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Governor Lamont Nominates Marissa Paslick Gillett to Serve as a Commissioner of the Public Utilities Regulatory Authority

Governor Ned Lamont today announced that he is nominating Marissa Paslick Gillett of Baltimore, Maryland to serve as a commissioner of the Connecticut Public Utilities Regulatory Authority (PURA), the state entity responsible for regulating the rates and services of Connecticut’s investor-owned electricity, natural gas, water, and telecommunications companies. It also serves as the franchising authority for the state’s cable television companies.
Gillett is currently vice president of external relations with the Energy Storage Association, a national trade association representing the energy storage industry. From 2011 to 2018, she worked at the Maryland Public Service Commission, an independent agency within the Maryland state government that regulates public utilities, where she most recently served as the senior advisor to the chairman. Her duties included a number of matters on energy issues in the state, such as advising the agency’s chairman and other commissioners on technical, legal and policy matters related to offshore wind procurement, statewide energy efficiency programs, advanced metering infrastructure, grid reliability issues and electric vehicles. She represented the commission on these topics by testifying before the Maryland General Assembly and by leading stakeholder engagement initiatives as part of the state’s grid modernization proceeding.
Gillett will serve the remainder of the term that was most recently held by Katie Dykes, who left her position at PURA earlier this year to become commissioner of the Department of Energy and Environmental Protection (DEEP).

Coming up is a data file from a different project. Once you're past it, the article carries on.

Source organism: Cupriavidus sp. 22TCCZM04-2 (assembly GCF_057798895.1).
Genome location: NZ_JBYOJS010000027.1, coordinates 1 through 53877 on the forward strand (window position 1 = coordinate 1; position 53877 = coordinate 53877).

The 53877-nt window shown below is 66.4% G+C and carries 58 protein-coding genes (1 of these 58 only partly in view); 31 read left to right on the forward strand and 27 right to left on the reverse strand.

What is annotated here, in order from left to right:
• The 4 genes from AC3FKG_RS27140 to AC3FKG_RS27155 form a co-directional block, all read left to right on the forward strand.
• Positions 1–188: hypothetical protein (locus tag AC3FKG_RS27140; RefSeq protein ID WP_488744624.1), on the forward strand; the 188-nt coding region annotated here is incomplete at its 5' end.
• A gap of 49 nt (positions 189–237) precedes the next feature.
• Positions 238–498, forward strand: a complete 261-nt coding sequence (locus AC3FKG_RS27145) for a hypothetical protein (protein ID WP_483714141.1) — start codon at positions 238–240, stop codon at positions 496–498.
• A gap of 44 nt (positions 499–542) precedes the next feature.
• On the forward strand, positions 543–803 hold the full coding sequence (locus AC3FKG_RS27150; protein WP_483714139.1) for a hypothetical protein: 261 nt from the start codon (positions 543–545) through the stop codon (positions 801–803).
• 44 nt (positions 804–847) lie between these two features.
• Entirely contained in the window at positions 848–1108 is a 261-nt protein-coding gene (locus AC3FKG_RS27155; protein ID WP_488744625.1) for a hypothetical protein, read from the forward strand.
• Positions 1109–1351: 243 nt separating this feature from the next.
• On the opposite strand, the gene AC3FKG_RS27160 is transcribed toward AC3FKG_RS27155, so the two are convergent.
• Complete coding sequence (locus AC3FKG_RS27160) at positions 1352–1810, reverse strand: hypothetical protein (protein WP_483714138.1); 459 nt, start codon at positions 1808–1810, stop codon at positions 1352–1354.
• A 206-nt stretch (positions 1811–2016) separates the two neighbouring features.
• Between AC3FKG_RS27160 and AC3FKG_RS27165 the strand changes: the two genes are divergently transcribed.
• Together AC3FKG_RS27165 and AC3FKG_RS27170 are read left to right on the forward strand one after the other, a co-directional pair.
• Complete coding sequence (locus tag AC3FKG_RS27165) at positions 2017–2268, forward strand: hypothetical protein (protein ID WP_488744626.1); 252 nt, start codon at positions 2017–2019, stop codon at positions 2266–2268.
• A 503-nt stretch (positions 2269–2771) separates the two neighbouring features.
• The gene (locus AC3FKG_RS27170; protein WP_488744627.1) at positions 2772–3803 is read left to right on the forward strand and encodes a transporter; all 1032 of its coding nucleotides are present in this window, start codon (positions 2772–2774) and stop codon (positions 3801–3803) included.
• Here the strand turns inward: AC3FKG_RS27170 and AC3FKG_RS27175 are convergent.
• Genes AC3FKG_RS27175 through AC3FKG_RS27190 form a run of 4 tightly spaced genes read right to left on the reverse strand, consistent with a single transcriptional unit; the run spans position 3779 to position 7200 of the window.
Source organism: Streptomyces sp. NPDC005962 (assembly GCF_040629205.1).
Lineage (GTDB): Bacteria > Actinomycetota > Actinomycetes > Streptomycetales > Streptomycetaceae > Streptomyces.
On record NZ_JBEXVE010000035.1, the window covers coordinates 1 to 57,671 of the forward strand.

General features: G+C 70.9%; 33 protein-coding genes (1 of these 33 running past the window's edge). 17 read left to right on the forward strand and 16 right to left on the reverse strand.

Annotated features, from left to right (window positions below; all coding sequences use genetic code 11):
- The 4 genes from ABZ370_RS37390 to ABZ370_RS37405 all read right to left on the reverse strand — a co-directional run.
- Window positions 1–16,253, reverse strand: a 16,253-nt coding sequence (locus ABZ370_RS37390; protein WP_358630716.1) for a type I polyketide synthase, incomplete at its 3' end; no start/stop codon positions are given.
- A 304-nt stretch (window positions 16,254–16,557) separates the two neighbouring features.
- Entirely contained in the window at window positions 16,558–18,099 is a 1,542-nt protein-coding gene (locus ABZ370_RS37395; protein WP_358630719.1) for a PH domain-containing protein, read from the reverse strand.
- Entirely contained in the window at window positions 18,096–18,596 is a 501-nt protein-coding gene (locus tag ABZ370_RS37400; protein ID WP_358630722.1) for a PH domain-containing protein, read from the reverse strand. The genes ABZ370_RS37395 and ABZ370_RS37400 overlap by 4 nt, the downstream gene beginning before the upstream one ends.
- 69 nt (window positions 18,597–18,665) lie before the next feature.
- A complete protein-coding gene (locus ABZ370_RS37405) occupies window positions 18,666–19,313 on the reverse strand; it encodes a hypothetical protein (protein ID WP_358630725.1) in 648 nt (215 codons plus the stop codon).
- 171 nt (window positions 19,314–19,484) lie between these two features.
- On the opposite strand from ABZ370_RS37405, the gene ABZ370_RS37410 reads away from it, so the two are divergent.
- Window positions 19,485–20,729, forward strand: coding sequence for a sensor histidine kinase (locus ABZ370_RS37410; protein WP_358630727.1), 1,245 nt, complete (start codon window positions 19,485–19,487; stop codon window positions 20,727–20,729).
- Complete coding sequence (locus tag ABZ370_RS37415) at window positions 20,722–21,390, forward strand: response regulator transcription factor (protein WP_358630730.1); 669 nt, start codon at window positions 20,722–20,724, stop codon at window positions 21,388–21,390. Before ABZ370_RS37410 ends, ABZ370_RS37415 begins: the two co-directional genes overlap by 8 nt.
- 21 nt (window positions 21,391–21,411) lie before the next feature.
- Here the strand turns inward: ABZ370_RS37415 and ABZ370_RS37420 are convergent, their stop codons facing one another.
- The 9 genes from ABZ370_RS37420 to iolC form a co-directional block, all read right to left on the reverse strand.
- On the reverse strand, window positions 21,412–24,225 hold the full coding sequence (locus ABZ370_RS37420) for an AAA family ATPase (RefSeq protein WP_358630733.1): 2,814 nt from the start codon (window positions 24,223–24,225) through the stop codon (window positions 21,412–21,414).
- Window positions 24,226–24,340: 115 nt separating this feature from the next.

“PURA serves a critical function to protect the consumer’s right to safe, affordable, and reliable utility service, while also ensuring that the providers have a reasonable return on their investments,” Governor Lamont said. “Marissa is going to bring to Connecticut an outsiders’ perspective that we can really utilize. It’s no secret that Connecticut has some of the highest energy rates in the country – we need to change that, and I hope that with her fresh set of eyes and the experience she has working on these issues she can help advance our policy goals of bringing cheaper, cleaner, and more reliable power to the people of our state.”
“In this new role, I will focus on delivering more affordable, sustainable, and reliable energy to all Connecticut residents and businesses,” Gillett said. “I look forward to working with the other PURA commissioners and staff to achieve the state’s energy and climate goals in the most efficient and cost-effective manner possible. I thank Governor Lamont for the opportunity he has given me to serve the people of Connecticut, for his confidence in me, and for his leadership on energy issues in the state and in the region.”
PURA, which is administratively held within DEEP, is governed by three commissioners, all of whom are appointed by the governor with the legislature’s advice and consent and serve four-year terms, with one commissioner serving as chairperson and another as vice chairperson. The two other commissioner positions are currently held by John W. Betkoski, III, who serves as vice chairman, and Michael Caron. The three commissioners will need to elect a new chairperson, as that role was most recently held by Dykes.
Gillett received a bachelor of science in bioengineering from Clemson University in Clemson, South Carolina, and a juris doctor from the University of Baltimore School of Law in Baltimore, Maryland.
She will begin serving as a commissioner-designate on April 26. Her nomination will be sent to the General Assembly for its advice and consent.
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